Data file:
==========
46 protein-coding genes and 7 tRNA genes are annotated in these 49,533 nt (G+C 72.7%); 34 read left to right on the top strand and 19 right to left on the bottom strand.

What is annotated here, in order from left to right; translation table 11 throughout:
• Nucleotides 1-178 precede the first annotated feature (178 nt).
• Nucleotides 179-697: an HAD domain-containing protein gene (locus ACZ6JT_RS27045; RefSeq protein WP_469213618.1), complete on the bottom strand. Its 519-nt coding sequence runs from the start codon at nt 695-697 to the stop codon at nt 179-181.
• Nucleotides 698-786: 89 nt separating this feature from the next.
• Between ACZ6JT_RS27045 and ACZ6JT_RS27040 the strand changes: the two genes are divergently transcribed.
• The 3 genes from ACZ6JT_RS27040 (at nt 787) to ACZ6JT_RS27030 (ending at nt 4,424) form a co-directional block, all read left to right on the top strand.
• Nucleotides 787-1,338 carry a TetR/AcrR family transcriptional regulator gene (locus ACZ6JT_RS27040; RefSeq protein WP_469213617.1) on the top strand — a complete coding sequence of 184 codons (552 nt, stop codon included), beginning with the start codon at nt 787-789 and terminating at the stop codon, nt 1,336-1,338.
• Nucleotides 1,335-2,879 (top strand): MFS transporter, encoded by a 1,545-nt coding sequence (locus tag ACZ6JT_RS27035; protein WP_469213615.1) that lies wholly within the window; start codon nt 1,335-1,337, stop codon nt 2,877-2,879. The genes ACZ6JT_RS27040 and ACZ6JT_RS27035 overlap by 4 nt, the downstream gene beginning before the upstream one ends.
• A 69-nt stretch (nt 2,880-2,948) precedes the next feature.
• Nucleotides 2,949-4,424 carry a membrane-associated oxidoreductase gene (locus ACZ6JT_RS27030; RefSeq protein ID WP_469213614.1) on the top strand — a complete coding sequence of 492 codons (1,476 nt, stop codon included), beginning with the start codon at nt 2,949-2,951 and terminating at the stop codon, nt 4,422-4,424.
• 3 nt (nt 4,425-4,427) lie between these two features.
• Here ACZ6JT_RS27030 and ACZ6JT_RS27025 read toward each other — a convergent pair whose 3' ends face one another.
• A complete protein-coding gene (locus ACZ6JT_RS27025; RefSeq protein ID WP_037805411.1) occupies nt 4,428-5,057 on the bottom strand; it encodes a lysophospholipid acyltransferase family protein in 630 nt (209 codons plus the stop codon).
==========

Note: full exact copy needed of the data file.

46 protein-coding genes and 7 tRNA genes are annotated in these 49,533 nt (G+C 72.7%); 34 read left to right on the top strand and 19 right to left on the bottom strand.

What is annotated here, in order from left to right; translation table 11 throughout:
• Nucleotides 1-178 precede the first annotated feature (178 nt).
• Nucleotides 179-697: an HAD domain-containing protein gene (locus ACZ6JT_RS27045; RefSeq protein WP_469213618.1), complete on the bottom strand. Its 519-nt coding sequence runs from the start codon at nt 695-697 to the stop codon at nt 179-181.
• Nucleotides 698-786: 89 nt separating this feature from the next.
• Between ACZ6JT_RS27045 and ACZ6JT_RS27040 the strand changes: the two genes are divergently transcribed.
• The 3 genes from ACZ6JT_RS27040 (at nt 787) to ACZ6JT_RS27030 (ending at nt 4,424) form a co-directional block, all read left to right on the top strand.
• Nucleotides 787-1,338 carry a TetR/AcrR family transcriptional regulator gene (locus ACZ6JT_RS27040; RefSeq protein WP_469213617.1) on the top strand — a complete coding sequence of 184 codons (552 nt, stop codon included), beginning with the start codon at nt 787-789 and terminating at the stop codon, nt 1,336-1,338.
• Nucleotides 1,335-2,879 (top strand): MFS transporter, encoded by a 1,545-nt coding sequence (locus tag ACZ6JT_RS27035; protein WP_469213615.1) that lies wholly within the window; start codon nt 1,335-1,337, stop codon nt 2,877-2,879. The genes ACZ6JT_RS27040 and ACZ6JT_RS27035 overlap by 4 nt, the downstream gene beginning before the upstream one ends.
• A 69-nt stretch (nt 2,880-2,948) precedes the next feature.
• Nucleotides 2,949-4,424 carry a membrane-associated oxidoreductase gene (locus ACZ6JT_RS27030; RefSeq protein ID WP_469213614.1) on the top strand — a complete coding sequence of 492 codons (1,476 nt, stop codon included), beginning with the start codon at nt 2,949-2,951 and terminating at the stop codon, nt 4,422-4,424.
• 3 nt (nt 4,425-4,427) lie between these two features.
• Here ACZ6JT_RS27030 and ACZ6JT_RS27025 read toward each other — a convergent pair whose 3' ends face one another.
• A complete protein-coding gene (locus ACZ6JT_RS27025; RefSeq protein ID WP_037805411.1) occupies nt 4,428-5,057 on the bottom strand; it encodes a lysophospholipid acyltransferase family protein in 630 nt (209 codons plus the stop codon).